Those of you who know me and follow me on social media know that I’ve been singing the praises of “minimalism” lately. And while I’m sure it makes me sound like some sort of combination of preachy bitch and millennial vegan hipster, I can’t help it – it has been a total game-changer. (Check out my 7 life-changing tips for living more minimally here).
I’ve posted often on my struggles with depression and anxiety. Part of it, I believe, is because depression and anxiety are genetically encoded in my DNA. I have a strong family history of depression, and I unfortunately inherited the gene. Part of it may also have to do with my less than ideal childhood. I won’t get into details, here, but suffice it to say: I didn’t get the love I needed as a child.
I’m tired of social media justice. We’re all guilty of it. Whoever shares the most compellingly-worded Facebook post wins. We share another GoFundMe page or ask for another electronic signature on a petition that probably never gets read. It’s hashtag justice at its finest. Let’s all pretend we care about the issue by acting as though we’re outraged on social media. If you’re silent, you’re deemed to be complicit.
Just the other day, I came across an article written by a well-meaning Mom who had–like so many of us before her (myself included)–fallen victim to Motherhood Martyrdom. She was looking forward to the birth of her child so she could experience a “post-delivery vacation.” In the hospital. While I admittedly don’t know what kind of hospital she was referring to, unless it was some sort of tropical resort, this is maybe the craziest thing I have ever heard. Not because she doesn’t deserve some peace and quiet (Lord knows we all do—but especially Moms who have just birthed a human), but because she felt she had to visit a medical facility to get one.
I spent the early weeks of my daughter’s life on the same spot on the couch. To this day, the cushion serves as a stark reminder of those times: worn out and significantly flattened by its many hours of use. The cycle went: wake, cry, eat, cry, eat, cry, eat, cry, sleep. Repeat. And for the first time in my life, I felt a particular type of anger bubbling up within me more times than I could count: white hot flashes of rage that terrified me, forcing me to place her in her crib while I stepped outside to remind myself to breathe.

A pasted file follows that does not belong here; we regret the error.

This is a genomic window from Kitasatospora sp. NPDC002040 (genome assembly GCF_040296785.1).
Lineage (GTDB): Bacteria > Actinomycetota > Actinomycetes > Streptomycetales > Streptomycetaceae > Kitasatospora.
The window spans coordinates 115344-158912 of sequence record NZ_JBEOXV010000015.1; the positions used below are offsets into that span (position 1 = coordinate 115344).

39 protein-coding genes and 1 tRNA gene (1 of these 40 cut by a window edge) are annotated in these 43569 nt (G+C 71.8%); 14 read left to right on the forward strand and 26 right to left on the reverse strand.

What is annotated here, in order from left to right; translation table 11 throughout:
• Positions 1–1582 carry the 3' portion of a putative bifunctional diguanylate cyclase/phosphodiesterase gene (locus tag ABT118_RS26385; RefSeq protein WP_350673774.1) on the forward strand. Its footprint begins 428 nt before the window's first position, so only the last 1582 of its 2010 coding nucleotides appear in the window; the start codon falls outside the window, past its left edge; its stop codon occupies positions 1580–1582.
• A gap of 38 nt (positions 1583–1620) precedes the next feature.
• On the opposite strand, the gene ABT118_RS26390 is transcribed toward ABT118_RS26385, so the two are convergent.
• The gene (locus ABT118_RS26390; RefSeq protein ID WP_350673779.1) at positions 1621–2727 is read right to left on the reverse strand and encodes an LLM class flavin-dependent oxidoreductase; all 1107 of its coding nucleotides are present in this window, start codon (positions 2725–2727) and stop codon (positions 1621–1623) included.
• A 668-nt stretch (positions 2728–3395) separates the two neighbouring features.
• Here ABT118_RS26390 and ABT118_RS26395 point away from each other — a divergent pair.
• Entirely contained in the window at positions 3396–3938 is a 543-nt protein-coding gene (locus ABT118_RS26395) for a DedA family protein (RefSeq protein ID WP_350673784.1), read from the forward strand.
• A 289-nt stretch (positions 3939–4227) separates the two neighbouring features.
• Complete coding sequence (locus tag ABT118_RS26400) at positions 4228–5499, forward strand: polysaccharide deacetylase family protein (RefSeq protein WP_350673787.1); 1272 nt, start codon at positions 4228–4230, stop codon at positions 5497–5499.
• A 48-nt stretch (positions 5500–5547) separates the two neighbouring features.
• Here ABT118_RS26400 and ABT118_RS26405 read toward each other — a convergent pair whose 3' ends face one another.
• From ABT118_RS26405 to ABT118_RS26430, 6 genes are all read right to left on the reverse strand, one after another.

I felt like I was having a heart attack.
I had an informational interview yesterday at a law firm that practices an unconventional type of law that interests me. I knew that they weren’t hiring, but I contacted them anyway to see if I could speak with them about volunteering or learning more about that area of law. The meeting went well, and as I was getting ready to leave, the interviewer said to me: “you’re so lucky nowadays that you get to try things out before committing to them. We never used to have those opportunities”. He meant only the best by it, I’m sure, but it struck a chord with me. Just like that, it became about “us”–the dreaded millennials.
I’ve heard it too many times: we’re all desperately in need of some time off, but yet Mom Guilt rears its ugly head, preventing us from asking for it.
Mom Guilt is the strangest phenomenon I’ve encountered since becoming a Mom. I used to laugh at friends with kids when they described it. I was positive it wouldn’t happen to me – as I smugly drank my post-work daiquiri while they dutifully shuffled off to pick up their kids from daycare.
I have such a love-hate relationship with social media. On the one hand – as an extreme introvert – I sometimes don’t communicate with the outside world for days at a time, and the internet serves as a place where I can connect with others in the only [non-awkward] way I know how. On the other hand, the internet turns me into a jealous, raging b*tch even I can’t recognize. It’s usually one extreme or the other: there is no real “happy medium” for me when it comes to social media.
We’re all busy. And, if you’re anything like me, the busier life gets – the more Mom Guilt sneaks its way in. It’s a vicious cycle. My level of Mom Guilt rises exponentially, incidentally, during final exam season – which I find myself in the throes of, again.
It’s that time of night again – the ‘worrying hour’. Usually 3:30-4:30 a.m. Like clockwork.
I turned 31 last week. For some reason, I thought I’d have my life together by now. I thought that when I reached the magical age of 30, I’d feel less like a child trapped in an adult’s body.